There was broad consensus across specialties about the clinical factors relevant to futility determinations (Box 2). Doctors strongly favoured a multifactorial approach in which strict medical criteria were not determinative, partly because these criteria vary between clinical contexts, but also because doctors appreciated the value of quality of life and avoiding harm.

Medical futility and justifiable futile treatment

More than half the doctors (52 of 96) discussed situations where treatment was futile but nevertheless justified (Appendix 2, quotes R–S). Most (42 of 52) spoke about family needs, such as the short term provision of treatment to allow relatives to gather (14 of 52) and to come to terms with the situation (33 of 52). Doctors also mentioned justifiable futile treatment that benefits the patient in non-clinical ways (24 of 52); examples included fulfilling social roles, such as attending a wedding or seeing a new grandchild.

Where benefit to the patient or family justified otherwise medically futile treatment, a few doctors queried whether such treatment was in fact futile:

So, do I think the care was futile? … if I judge it from a cure point of view, then … yes. If I look at a point of view of those four days in ICU in terms of allowing family to come to an understanding of the futility of the care … and to … ensure that the patient was eventually given dignity, privacy, etcetera: actually, then the answer is no. (ICU consultant, male)

The lack of consensus about how to label this kind of treatment suggests that some doctors distinguish between what they regarded as medically futile (or physiologically futile) and futile treatment, highlighting the ambiguity inherent in the term.


Despite objections to the terminology,15,16 doctors readily engaged with the concepts of futility and futile treatment when discussing their practice; they were familiar concepts, recognised as having a role in decision making about treatment. In contrast to reports in the medical ethics literature, in which defining futility has been the subject of ongoing disagreement,21,22 participants broadly agreed about how futility was defined, with a focus on treatment that had very low or no prospect of achieving patient benefit. This aligns with the approach taken in the recently revised Australian Medical Association (AMA) Position statement on end of life care and advance care planning:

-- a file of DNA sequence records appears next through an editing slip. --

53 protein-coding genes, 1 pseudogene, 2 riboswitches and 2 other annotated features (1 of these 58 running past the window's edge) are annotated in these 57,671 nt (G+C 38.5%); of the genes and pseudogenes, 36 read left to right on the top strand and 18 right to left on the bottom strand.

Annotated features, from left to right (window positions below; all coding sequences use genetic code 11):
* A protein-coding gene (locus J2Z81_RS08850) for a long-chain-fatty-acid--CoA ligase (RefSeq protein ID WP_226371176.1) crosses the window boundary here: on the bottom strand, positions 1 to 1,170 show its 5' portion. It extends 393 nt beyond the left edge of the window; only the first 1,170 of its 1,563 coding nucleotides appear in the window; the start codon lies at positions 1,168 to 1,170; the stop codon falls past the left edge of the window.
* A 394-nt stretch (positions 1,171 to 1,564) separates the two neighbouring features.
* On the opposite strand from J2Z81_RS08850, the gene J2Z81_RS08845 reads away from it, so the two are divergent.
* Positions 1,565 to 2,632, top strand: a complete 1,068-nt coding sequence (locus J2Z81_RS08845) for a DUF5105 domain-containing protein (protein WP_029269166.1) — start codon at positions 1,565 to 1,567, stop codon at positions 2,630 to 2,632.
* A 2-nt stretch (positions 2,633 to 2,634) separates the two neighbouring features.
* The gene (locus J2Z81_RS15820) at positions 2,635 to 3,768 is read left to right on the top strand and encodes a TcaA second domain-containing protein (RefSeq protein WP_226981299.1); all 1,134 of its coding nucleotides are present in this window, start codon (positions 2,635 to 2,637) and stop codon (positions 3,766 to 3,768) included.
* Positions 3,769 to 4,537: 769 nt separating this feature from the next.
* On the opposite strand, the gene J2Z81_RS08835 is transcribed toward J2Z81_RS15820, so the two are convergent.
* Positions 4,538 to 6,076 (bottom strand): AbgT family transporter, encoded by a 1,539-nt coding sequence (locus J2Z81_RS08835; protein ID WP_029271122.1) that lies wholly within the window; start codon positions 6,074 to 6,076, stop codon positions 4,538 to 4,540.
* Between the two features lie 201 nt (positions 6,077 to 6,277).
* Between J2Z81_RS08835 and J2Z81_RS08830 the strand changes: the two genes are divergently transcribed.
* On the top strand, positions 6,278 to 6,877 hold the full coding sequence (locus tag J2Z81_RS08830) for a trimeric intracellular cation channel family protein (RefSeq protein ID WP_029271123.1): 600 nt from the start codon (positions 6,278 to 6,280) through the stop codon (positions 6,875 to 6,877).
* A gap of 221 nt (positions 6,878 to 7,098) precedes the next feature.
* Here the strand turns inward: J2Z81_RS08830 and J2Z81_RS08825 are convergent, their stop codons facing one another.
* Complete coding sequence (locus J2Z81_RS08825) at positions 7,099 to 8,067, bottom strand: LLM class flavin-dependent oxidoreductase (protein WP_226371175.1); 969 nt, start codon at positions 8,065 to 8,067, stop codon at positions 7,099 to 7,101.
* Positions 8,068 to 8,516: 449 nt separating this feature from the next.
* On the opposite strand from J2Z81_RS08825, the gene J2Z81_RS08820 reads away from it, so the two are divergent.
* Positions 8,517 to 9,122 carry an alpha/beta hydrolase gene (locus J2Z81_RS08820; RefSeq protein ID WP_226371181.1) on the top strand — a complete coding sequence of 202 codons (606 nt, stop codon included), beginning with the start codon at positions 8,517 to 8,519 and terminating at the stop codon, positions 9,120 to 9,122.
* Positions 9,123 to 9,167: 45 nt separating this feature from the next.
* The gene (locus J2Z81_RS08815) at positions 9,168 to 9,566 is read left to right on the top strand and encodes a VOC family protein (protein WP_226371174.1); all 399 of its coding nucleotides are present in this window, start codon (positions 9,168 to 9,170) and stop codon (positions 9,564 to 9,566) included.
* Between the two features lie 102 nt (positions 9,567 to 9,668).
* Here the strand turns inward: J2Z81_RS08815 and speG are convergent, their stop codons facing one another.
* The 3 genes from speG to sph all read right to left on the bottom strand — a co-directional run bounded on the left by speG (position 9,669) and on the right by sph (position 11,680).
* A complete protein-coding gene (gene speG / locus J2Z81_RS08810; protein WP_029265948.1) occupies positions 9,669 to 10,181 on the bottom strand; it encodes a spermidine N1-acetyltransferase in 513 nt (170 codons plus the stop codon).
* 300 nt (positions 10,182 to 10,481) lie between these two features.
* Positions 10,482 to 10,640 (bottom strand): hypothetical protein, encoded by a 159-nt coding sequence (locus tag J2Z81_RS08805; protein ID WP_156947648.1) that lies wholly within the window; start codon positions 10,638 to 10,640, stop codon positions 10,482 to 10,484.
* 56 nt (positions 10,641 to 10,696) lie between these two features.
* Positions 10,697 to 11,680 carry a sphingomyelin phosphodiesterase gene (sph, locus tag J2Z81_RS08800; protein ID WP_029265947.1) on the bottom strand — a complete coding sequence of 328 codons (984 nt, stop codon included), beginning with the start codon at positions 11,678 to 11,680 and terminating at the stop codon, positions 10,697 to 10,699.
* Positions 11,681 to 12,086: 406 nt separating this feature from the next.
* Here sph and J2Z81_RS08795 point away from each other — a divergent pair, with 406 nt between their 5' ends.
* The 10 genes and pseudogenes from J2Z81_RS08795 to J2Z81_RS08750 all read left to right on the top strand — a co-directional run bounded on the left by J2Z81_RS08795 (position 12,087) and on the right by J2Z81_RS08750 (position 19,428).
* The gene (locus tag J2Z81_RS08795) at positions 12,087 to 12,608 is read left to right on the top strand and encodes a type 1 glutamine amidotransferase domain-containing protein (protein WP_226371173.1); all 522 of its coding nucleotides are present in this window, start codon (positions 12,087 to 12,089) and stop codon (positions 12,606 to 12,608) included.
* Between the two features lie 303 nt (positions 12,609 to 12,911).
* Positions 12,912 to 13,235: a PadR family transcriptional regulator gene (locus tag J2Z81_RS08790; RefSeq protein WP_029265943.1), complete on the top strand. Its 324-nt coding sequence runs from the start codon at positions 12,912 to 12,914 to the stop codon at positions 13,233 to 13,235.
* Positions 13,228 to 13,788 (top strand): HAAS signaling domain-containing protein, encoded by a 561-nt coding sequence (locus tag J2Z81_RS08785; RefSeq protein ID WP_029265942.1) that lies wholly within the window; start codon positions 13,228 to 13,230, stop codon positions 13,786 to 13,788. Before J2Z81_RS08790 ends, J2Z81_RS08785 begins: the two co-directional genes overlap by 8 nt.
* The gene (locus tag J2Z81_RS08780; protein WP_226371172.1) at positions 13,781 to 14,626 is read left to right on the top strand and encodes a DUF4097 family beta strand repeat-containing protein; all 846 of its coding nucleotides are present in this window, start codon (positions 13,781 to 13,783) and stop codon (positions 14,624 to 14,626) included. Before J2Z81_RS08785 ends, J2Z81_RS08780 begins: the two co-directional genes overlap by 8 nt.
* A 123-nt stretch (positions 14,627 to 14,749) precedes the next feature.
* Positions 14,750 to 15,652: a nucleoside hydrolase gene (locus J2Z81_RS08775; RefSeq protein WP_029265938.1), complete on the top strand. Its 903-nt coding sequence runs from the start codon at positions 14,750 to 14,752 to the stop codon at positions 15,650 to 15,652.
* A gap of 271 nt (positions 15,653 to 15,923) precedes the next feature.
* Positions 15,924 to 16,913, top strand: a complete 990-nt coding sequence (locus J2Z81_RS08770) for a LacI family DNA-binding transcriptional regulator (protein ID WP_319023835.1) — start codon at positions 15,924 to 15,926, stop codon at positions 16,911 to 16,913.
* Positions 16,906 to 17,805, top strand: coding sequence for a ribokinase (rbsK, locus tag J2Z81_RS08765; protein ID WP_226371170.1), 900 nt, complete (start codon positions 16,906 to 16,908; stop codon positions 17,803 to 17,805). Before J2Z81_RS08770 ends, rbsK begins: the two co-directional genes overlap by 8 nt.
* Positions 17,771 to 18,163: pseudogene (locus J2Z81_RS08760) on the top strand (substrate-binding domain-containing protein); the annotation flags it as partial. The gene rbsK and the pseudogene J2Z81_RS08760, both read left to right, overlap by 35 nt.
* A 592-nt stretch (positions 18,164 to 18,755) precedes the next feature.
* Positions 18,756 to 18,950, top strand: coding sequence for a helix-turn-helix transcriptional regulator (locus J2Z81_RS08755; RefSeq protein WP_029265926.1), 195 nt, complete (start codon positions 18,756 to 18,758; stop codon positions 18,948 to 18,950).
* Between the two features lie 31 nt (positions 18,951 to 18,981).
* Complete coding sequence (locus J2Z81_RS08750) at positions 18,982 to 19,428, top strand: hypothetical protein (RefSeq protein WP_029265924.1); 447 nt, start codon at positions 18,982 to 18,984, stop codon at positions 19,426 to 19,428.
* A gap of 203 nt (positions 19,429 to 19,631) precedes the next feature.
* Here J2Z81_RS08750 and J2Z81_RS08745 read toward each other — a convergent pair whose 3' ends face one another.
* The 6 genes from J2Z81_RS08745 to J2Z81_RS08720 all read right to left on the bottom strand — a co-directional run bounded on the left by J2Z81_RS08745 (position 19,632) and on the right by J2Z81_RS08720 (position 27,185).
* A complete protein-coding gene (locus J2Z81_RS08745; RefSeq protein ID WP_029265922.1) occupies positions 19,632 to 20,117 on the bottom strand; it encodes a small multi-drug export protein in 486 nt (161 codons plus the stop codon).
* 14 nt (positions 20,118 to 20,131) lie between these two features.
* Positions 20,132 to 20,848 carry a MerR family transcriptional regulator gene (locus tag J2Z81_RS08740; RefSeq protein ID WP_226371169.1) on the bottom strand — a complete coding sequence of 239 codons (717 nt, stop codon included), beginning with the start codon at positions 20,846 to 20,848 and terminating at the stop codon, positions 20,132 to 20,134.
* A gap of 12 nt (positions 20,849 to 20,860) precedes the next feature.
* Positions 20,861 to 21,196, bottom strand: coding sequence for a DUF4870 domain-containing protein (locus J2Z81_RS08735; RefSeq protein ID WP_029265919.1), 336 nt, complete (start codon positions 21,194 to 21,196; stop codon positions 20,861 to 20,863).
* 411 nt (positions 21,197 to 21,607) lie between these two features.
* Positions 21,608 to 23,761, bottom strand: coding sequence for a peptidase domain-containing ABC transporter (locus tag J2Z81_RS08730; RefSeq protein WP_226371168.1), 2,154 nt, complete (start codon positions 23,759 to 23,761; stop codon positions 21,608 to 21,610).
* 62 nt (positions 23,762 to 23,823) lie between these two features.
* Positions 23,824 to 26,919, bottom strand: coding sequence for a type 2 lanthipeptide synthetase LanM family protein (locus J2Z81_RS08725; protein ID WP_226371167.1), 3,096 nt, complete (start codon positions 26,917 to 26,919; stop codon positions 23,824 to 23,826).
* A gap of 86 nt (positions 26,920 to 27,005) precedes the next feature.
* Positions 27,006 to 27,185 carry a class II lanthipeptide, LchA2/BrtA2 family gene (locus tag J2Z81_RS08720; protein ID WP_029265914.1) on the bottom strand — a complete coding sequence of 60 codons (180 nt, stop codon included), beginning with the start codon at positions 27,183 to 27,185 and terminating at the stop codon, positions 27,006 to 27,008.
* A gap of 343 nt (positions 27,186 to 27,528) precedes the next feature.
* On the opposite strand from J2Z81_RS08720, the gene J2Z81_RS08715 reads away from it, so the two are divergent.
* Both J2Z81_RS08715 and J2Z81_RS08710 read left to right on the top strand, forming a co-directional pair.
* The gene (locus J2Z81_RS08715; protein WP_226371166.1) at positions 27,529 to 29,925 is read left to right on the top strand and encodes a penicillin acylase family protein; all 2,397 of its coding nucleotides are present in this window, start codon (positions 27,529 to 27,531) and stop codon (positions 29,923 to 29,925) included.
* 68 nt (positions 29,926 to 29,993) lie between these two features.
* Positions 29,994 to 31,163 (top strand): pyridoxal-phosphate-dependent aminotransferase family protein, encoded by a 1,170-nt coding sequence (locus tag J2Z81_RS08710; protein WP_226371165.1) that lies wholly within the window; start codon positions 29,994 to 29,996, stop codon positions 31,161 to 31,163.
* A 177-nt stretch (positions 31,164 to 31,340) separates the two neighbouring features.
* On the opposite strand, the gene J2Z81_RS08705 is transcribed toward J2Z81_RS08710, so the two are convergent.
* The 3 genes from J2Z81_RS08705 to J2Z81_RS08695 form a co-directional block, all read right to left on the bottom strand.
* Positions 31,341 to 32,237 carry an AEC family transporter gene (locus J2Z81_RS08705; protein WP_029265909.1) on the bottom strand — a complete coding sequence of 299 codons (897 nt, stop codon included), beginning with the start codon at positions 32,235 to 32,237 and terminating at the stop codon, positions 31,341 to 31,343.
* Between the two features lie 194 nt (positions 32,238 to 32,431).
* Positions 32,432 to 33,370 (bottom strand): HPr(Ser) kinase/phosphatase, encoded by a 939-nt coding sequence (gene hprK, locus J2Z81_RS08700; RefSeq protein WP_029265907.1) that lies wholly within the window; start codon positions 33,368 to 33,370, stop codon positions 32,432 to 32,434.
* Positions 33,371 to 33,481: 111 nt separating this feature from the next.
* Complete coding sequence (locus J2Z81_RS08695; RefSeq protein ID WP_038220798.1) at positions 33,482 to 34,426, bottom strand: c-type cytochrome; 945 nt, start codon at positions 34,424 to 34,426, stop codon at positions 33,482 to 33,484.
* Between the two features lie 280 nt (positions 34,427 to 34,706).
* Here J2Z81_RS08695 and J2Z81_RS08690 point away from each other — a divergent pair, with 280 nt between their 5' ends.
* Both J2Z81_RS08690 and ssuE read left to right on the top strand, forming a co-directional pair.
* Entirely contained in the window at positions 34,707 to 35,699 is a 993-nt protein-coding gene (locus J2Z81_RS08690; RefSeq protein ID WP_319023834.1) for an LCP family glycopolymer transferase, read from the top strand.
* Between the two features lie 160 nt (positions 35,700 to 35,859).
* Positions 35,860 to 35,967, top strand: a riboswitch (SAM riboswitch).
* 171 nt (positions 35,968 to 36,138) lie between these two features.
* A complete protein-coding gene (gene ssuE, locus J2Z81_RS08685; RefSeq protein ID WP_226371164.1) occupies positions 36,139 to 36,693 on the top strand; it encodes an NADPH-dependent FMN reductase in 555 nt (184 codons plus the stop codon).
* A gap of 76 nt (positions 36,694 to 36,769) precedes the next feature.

In end of life care, medically futile treatment can be considered to be treatment that gives no, or an extremely small, chance of meaningful prolongation of survival and, at best, can only briefly delay the inevitable death of the patient.23

Consistent with our findings, the AMA statement also defines futile treatment as that which “no longer provides a benefit to a patient or treatment where the burdens of treatment outweigh the benefits.”23

Our findings differ, however, from those published in the very limited body of relevant empirical work. In 1993, Solomon24 found that doctors preferred talking about futility in terms of medical or physiological futility, rather than of value judgements about quality of life. Sibbald and colleagues8 reported that ICU staff used a definition of futility that integrated considerations of resource use. Our investigation included 12 doctors from ICUs, but only three discussed resource use in their definition. Our differing results, particularly compared with the older Solomon study, may be the result of shifts that have made medicine more patient-oriented. Technological advances also mean that prolonging life is increasingly possible, giving greater prominence to quality of life, as opposed to simple survival.

Doctors did acknowledge variation in how the concept of futility is clinically applied. This is inevitable when criteria are broad and qualitative, as the participants noted. There was agreement that “patient benefit” is the ultimate criterion, but whether a particular treatment provides benefit can depend on the perspective from which this is assessed. Similarly, assessment of “chance of success” was regarded by participants as subjective. This subjectivity underpins the debate about how useful futility is in guiding clinical decision making. Our study does not solve this problem, but shows empirically that variability exists and highlights the need to be aware of differences between clinicians in their approaches, and between clinicians and patients and family. The decision making process must be transparent to ensure that different perspectives are considered.

Decisions about patient benefit must involve patients and families meaningfully. There is evidence indicating this does not always occur,25,26 although some participants specifically pointed to the importance of these discussions in their practice. Doctors may reach a view that treatment is futile, informed by their definition of futility and clinical indicators such as functional status, disease severity, and age. This should become a trigger for (perhaps repeated) discussions with the patient or family about treatment in order to understand their assessment of patient benefit, rather than as a basis for unilateral decision making.

This approach appears to be reflected in the concept of justifiable futile treatment, at least where it is justifiable because of wider patient benefit. Doctors may provisionally decide, based on clinical assessment, that treatment is futile, but in discussions with patients and families wider notions of patient benefit can emerge that justify further treatment for a limited period and specific purpose. The term “justifiable futile treatment”, containing, as it does, an internal contradiction, might be better rendered as “appropriate treatment, all things considered”.